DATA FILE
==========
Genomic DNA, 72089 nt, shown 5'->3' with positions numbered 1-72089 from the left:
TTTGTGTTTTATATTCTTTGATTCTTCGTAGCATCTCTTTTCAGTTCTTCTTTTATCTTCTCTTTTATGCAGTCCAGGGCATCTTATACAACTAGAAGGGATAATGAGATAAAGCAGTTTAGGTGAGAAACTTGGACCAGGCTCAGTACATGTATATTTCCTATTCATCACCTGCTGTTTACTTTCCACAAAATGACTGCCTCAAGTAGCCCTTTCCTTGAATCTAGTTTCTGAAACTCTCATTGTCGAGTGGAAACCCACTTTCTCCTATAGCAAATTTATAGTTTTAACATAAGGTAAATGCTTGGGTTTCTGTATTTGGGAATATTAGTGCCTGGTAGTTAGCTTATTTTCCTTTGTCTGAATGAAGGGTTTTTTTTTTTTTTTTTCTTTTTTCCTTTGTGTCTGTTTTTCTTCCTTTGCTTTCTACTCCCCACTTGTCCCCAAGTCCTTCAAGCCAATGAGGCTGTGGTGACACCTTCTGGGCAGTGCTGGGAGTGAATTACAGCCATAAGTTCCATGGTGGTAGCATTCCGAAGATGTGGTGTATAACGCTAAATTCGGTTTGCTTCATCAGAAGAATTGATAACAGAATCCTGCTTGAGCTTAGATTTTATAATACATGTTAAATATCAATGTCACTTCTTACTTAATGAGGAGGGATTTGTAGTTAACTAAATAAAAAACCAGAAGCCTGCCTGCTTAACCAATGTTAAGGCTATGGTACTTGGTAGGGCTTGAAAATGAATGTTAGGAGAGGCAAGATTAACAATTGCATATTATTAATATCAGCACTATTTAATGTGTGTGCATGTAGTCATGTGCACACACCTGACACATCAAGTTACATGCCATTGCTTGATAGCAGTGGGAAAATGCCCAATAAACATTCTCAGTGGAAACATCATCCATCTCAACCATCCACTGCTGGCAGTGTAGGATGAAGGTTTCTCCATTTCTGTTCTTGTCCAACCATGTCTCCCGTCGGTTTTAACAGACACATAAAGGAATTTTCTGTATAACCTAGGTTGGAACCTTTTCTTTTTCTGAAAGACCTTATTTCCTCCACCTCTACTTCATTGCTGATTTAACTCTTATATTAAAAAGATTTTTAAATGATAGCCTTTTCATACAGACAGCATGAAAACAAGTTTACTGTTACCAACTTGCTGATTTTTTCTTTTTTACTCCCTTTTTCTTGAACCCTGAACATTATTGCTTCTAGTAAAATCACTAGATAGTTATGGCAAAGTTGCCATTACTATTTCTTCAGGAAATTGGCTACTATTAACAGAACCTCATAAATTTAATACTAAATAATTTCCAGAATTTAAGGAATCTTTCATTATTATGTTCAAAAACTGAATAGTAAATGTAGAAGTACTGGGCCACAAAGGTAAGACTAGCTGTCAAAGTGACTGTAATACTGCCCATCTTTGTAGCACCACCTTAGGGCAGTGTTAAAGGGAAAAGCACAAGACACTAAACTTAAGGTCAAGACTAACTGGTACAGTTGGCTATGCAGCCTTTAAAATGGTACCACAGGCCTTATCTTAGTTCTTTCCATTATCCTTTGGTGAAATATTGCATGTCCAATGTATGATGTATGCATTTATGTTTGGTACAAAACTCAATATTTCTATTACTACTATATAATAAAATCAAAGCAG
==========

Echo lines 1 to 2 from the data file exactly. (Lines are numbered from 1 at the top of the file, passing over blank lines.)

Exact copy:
Genomic DNA, 72089 nt, shown 5'->3' with positions numbered 1-72089 from the left:
TTTGTGTTTTATATTCTTTGATTCTTCGTAGCATCTCTTTTCAGTTCTTCTTTTATCTTCTCTTTTATGCAGTCCAGGGCATCTTATACAACTAGAAGGGATAATGAGATAAAGCAGTTTAGGTGAGAAACTTGGACCAGGCTCAGTACATGTATATTTCCTATTCATCACCTGCTGTTTACTTTCCACAAAATGACTGCCTCAAGTAGCCCTTTCCTTGAATCTAGTTTCTGAAACTCTCATTGTCGAGTGGAAACCCACTTTCTCCTATAGCAAATTTATAGTTTTAACATAAGGTAAATGCTTGGGTTTCTGTATTTGGGAATATTAGTGCCTGGTAGTTAGCTTATTTTCCTTTGTCTGAATGAAGGGTTTTTTTTTTTTTTTTTCTTTTTTCCTTTGTGTCTGTTTTTCTTCCTTTGCTTTCTACTCCCCACTTGTCCCCAAGTCCTTCAAGCCAATGAGGCTGTGGTGACACCTTCTGGGCAGTGCTGGGAGTGAATTACAGCCATAAGTTCCATGGTGGTAGCATTCCGAAGATGTGGTGTATAACGCTAAATTCGGTTTGCTTCATCAGAAGAATTGATAACAGAATCCTGCTTGAGCTTAGATTTTATAATACATGTTAAATATCAATGTCACTTCTTACTTAATGAGGAGGGATTTGTAGTTAACTAAATAAAAAACCAGAAGCCTGCCTGCTTAACCAATGTTAAGGCTATGGTACTTGGTAGGGCTTGAAAATGAATGTTAGGAGAGGCAAGATTAACAATTGCATATTATTAATATCAGCACTATTTAATGTGTGTGCATGTAGTCATGTGCACACACCTGACACATCAAGTTACATGCCATTGCTTGATAGCAGTGGGAAAATGCCCAATAAACATTCTCAGTGGAAACATCATCCATCTCAACCATCCACTGCTGGCAGTGTAGGATGAAGGTTTCTCCATTTCTGTTCTTGTCCAACCATGTCTCCCGTCGGTTTTAACAGACACATAAAGGAATTTTCTGTATAACCTAGGTTGGAACCTTTTCTTTTTCTGAAAGACCTTATTTCCTCCACCTCTACTTCATTGCTGATTTAACTCTTATATTAAAAAGATTTTTAAATGATAGCCTTTTCATACAGACAGCATGAAAACAAGTTTACTGTTACCAACTTGCTGATTTTTTCTTTTTTACTCCCTTTTTCTTGAACCCTGAACATTATTGCTTCTAGTAAAATCACTAGATAGTTATGGCAAAGTTGCCATTACTATTTCTTCAGGAAATTGGCTACTATTAACAGAACCTCATAAATTTAATACTAAATAATTTCCAGAATTTAAGGAATCTTTCATTATTATGTTCAAAAACTGAATAGTAAATGTAGAAGTACTGGGCCACAAAGGTAAGACTAGCTGTCAAAGTGACTGTAATACTGCCCATCTTTGTAGCACCACCTTAGGGCAGTGTTAAAGGGAAAAGCACAAGACACTAAACTTAAGGTCAAGACTAACTGGTACAGTTGGCTATGCAGCCTTTAAAATGGTACCACAGGCCTTATCTTAGTTCTTTCCATTATCCTTTGGTGAAATATTGCATGTCCAATGTATGATGTATGCATTTATGTTTGGTACAAAACTCAATATTTCTATTACTACTATATAATAAAATCAAAGCAG